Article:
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Booksmart Review

May 27, 2019 | Posted by Jeffrey Harris
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Booksmart Review  

Directed By: Olivia Wilde
Written By: Emily Halpern, Sarah Haskins, Susanna Fogel and Katie Silberman
Runtime: 102 minutes
MPAA Rating: Rated R for strong sexual content and language throughout, drug use and drinking – all involving teens

Kaitlyn Dever – Amy
Beanie Feldstein – Molly
Molly Gordon – Annabel/Triple A
Mason Gooding – Nick Howland
Victoria Ruesga – Ryan
Skyler Gisondo – Jared
Eduardo Franco – Theo
Billie Lourd – Gigi
Diana Silvers – Hope
Jessica Williams – Miss Fine
Jason Sudeikis – Principal Brown
Will Forte – Doug Antsler
Lisa Kudrow – Charmaine Antsler

Olivia Wilde makes her directorial debut in the raucous, outrageous, coming-of-age story Bookmart. It’s the last day of high school for Molly (Feldstein) and Amy (Dever). Molly is class president, valedictorian and gearing up for an illustrious collegiate career at in Yale. Amy is equally studious and getting ready to spend the summer doing activism work in Botswana. They are as close as friends can be and nothing can tear them apart.

However, Molly gets a shock to the system on her last day of school. Overhearing some bullying banter from the class slackers in the school bathroom, including the queen bee “Triple A” (Gordon), Molly rightfully defends her studious reputation, noting that she put her school time to good use to set herself up for later in life, while the slackers she looks down upon will peak in high school. Except, the so-called slackers who spent most of their time running wild and partying during their four years of high school all have impressive colleges, scholarships or cushy corporate jobs.

Molly has an epiphany, realizing that she and Amy did not have enough fun times or go to any parties in high school. It’s time to make up for that by spending a wild night out at the pre-graduation party being thrown by Nick (Gooding), the school’s star jock and the subject of Molly’s crush. Not to mention, Ryan (Ruesga), the classmate Amy is crushing on, will also be there. With one day left to graduation, it’s time for these best friends to put it all on the line and party like never before.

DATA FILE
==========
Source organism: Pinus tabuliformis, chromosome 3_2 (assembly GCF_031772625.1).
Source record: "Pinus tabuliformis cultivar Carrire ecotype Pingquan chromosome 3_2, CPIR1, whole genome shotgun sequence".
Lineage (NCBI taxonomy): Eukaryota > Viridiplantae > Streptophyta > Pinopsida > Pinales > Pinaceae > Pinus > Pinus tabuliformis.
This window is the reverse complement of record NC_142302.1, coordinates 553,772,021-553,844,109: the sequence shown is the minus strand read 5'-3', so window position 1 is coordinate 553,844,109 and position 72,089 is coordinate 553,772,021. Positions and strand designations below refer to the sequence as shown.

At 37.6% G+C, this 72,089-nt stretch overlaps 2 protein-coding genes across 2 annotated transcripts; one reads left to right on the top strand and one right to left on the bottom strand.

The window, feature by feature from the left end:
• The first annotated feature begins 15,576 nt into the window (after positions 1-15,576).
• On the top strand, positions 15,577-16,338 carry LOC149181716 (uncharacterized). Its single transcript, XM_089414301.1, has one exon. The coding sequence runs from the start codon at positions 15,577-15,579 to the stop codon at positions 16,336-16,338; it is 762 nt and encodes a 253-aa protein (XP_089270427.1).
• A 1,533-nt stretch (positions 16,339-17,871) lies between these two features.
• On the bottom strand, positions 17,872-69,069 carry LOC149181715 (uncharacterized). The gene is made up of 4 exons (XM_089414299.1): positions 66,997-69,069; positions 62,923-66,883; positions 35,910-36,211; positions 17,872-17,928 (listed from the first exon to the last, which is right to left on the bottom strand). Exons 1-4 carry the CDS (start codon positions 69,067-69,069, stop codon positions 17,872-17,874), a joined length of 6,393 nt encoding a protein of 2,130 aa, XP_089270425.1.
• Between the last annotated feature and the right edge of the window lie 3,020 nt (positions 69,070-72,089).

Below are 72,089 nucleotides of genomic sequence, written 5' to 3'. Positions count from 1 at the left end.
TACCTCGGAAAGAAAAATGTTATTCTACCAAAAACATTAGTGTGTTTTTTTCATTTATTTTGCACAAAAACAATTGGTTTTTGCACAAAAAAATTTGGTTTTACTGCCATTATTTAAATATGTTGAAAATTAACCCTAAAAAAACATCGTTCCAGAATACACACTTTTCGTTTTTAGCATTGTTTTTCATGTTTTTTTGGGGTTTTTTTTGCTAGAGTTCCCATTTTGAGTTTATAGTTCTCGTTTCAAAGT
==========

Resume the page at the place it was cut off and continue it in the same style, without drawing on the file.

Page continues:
The real triumph of Booksmart is the relationship between Molly and Amy. Kaitlyn Dever and Beanie Feldstein’s performances are impeccable. They really make this pair feel like a genuine friendship. Their adventure throughout this film is really one that tests their bond. Dever and Feldstein are great leads. They’re funny, charming and charismatic. Both performer’s acquit themselves very well as lead performers, and they have great chemistry as they go through numerous misadventures.

To the film’s credit, the writers and director Olivia Wilde do not drag out the journey to the party. There are certainly some comical misadventures, but the party becomes a whole section of its own for the film. Then Booksmart builds up to an entirely new climactic act.

The supporting cast also shares some interesting surprises of its own. While the challenge to Amy and Molly’s friendship is the highlight of the film, there are some interesting subplots with the supporting cast, such as the seemingly stereotypical “mean girl,” Triple A, as she’s nicknamed by Molly and Amy.